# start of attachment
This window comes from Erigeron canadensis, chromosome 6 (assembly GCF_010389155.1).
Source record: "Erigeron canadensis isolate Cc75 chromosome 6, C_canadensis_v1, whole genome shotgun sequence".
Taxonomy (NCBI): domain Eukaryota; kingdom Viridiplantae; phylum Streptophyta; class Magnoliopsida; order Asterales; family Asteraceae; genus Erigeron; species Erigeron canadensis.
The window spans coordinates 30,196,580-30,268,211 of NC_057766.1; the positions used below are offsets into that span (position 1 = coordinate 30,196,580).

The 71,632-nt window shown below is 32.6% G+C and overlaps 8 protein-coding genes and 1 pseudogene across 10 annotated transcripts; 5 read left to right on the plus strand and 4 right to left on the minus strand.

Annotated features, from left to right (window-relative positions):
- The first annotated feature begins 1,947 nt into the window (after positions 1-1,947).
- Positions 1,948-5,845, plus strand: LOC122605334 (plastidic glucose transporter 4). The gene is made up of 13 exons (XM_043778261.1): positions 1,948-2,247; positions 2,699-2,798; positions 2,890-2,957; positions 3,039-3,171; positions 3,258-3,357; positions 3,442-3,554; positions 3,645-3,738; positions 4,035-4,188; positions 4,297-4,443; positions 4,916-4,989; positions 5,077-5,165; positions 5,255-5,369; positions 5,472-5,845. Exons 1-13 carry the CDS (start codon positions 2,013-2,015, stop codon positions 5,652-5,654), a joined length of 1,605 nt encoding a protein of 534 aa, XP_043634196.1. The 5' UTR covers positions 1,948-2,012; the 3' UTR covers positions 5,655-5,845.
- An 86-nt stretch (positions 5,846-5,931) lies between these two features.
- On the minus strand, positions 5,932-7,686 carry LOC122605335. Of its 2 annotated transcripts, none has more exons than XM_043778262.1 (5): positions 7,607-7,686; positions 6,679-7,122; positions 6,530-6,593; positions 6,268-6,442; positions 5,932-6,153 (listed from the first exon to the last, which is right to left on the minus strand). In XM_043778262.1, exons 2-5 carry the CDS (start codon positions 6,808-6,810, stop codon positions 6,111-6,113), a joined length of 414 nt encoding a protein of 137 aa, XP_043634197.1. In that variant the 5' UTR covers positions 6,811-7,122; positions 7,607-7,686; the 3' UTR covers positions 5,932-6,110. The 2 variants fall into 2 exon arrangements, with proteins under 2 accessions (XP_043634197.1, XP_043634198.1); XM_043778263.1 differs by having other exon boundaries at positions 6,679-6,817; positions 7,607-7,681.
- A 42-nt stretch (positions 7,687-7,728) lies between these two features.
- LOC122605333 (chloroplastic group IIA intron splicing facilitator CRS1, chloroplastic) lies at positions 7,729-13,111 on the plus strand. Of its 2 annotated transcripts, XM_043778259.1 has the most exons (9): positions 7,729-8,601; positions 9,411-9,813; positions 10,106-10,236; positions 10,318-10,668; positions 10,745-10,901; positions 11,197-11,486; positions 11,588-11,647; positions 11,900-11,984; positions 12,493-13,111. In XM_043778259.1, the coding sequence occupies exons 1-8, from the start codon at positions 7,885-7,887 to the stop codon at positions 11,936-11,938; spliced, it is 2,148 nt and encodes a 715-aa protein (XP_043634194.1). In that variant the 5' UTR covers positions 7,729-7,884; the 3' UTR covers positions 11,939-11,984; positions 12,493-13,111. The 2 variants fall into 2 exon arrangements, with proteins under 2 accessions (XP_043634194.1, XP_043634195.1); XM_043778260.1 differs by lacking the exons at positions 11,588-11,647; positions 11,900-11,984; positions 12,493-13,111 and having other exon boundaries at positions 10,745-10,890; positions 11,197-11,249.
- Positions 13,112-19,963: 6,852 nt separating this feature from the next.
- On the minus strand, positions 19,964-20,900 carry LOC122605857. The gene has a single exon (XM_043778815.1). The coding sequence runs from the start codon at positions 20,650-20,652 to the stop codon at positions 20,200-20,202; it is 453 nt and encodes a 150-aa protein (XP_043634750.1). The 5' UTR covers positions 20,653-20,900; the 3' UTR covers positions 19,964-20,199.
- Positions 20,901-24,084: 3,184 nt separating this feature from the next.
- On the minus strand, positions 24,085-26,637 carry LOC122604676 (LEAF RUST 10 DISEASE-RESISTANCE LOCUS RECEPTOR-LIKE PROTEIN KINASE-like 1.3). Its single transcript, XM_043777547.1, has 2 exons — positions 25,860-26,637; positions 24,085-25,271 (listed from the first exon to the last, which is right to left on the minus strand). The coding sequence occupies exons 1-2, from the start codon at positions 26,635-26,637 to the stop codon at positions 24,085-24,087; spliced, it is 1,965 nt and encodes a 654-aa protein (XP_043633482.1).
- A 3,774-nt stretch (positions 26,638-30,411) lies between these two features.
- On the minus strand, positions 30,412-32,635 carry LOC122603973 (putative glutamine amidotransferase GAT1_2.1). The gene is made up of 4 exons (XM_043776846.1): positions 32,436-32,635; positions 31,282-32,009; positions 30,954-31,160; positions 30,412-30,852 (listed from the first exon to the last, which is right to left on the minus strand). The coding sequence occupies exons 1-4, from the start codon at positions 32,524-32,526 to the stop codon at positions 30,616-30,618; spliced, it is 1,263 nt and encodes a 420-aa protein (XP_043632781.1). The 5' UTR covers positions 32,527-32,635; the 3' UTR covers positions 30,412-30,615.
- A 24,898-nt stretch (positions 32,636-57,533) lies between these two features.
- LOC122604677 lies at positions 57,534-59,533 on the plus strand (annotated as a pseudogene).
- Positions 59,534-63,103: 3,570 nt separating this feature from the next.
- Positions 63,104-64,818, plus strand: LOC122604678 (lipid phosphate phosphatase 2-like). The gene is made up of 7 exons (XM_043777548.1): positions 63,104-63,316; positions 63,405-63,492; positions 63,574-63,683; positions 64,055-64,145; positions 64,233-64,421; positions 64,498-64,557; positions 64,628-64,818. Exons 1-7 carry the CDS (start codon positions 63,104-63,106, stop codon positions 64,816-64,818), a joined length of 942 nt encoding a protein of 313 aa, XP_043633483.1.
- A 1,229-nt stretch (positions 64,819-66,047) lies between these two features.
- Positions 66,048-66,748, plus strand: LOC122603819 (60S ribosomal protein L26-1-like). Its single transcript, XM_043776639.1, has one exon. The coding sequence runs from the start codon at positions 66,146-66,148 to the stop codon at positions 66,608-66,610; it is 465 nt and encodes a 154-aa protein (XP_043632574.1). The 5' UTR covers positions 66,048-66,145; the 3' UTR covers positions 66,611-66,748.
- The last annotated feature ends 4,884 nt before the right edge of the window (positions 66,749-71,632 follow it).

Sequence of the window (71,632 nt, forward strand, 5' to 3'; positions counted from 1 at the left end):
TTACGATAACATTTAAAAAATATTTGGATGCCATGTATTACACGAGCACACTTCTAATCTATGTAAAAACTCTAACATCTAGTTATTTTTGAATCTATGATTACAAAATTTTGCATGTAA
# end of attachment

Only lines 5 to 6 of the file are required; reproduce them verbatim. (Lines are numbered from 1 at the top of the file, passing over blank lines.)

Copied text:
The 71,632-nt window shown below is 32.6% G+C and overlaps 8 protein-coding genes and 1 pseudogene across 10 annotated transcripts; 5 read left to right on the plus strand and 4 right to left on the minus strand.

Annotated features, from left to right (window-relative positions):